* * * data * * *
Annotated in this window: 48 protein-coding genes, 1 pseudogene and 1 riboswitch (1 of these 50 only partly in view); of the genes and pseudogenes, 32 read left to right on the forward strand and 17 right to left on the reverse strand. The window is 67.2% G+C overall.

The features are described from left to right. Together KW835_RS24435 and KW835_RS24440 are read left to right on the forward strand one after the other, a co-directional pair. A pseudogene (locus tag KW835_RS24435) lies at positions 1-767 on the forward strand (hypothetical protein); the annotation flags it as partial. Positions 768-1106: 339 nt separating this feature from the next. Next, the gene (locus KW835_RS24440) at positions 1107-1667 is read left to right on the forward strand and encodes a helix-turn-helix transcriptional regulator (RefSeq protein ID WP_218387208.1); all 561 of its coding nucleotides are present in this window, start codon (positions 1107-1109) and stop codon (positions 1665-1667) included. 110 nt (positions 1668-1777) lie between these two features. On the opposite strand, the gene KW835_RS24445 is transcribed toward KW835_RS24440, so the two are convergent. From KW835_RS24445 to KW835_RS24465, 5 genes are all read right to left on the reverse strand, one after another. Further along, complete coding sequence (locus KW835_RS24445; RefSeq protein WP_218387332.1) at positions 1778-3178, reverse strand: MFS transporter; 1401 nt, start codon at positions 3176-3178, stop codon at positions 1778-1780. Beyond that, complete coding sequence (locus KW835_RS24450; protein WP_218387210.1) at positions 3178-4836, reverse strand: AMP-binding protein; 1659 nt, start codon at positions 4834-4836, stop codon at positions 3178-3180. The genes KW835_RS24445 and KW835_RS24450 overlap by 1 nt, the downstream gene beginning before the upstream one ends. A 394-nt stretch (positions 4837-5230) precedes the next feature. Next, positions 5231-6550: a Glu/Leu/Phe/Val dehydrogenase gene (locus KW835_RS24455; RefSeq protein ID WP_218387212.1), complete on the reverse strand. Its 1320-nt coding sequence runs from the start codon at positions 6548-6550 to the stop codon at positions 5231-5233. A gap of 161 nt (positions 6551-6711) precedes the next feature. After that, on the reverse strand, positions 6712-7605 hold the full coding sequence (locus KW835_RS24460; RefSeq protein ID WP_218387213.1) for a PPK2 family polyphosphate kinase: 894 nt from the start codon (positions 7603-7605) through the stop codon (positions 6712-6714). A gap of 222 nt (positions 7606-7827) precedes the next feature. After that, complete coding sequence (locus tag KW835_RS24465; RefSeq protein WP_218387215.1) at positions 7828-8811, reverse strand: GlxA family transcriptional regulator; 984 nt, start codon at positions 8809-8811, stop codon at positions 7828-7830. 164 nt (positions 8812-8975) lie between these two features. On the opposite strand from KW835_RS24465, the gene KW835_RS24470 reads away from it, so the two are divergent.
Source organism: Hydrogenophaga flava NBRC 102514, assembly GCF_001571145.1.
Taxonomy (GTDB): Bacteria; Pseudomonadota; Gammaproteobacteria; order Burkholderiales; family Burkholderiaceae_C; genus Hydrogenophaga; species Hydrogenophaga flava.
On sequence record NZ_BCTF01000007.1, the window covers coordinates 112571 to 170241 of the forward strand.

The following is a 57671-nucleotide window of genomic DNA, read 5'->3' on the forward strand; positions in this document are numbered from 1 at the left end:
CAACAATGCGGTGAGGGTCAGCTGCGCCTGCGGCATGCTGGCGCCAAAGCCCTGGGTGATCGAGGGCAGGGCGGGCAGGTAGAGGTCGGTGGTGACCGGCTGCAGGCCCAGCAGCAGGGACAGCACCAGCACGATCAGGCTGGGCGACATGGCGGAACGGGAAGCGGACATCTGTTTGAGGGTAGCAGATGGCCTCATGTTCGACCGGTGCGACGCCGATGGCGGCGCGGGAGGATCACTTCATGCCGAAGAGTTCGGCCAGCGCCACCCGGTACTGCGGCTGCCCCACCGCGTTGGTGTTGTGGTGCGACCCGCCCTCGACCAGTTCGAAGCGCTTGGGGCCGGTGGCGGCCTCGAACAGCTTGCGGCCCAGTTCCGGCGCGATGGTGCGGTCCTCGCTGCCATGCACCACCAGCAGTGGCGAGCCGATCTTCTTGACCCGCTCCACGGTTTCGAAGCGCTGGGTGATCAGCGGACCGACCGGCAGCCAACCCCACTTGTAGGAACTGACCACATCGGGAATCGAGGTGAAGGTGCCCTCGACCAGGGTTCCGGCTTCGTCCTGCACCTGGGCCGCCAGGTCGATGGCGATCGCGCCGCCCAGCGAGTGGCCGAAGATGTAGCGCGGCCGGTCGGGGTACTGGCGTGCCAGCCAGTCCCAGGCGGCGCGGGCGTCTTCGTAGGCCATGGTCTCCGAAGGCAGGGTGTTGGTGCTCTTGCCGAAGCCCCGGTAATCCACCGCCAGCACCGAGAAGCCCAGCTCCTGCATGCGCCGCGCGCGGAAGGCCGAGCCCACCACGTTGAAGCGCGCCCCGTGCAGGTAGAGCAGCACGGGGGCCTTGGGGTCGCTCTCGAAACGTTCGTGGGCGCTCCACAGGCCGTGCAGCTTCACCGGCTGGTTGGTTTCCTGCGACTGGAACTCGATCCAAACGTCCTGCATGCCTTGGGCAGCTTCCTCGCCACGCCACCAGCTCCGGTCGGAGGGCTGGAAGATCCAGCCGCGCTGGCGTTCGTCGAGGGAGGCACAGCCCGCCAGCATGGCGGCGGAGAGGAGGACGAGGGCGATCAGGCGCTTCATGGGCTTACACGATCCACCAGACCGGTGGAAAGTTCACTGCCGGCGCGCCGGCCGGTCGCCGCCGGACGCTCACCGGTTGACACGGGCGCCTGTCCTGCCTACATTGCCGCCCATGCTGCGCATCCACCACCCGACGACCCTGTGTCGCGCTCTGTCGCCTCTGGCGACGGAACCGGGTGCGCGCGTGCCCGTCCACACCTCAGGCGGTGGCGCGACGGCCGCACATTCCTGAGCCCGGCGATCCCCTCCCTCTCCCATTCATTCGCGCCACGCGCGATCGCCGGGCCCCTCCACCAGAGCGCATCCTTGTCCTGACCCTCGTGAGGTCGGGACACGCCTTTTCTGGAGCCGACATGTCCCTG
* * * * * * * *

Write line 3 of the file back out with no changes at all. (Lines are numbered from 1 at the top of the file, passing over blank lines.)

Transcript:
Source organism: Hydrogenophaga flava NBRC 102514, assembly GCF_001571145.1.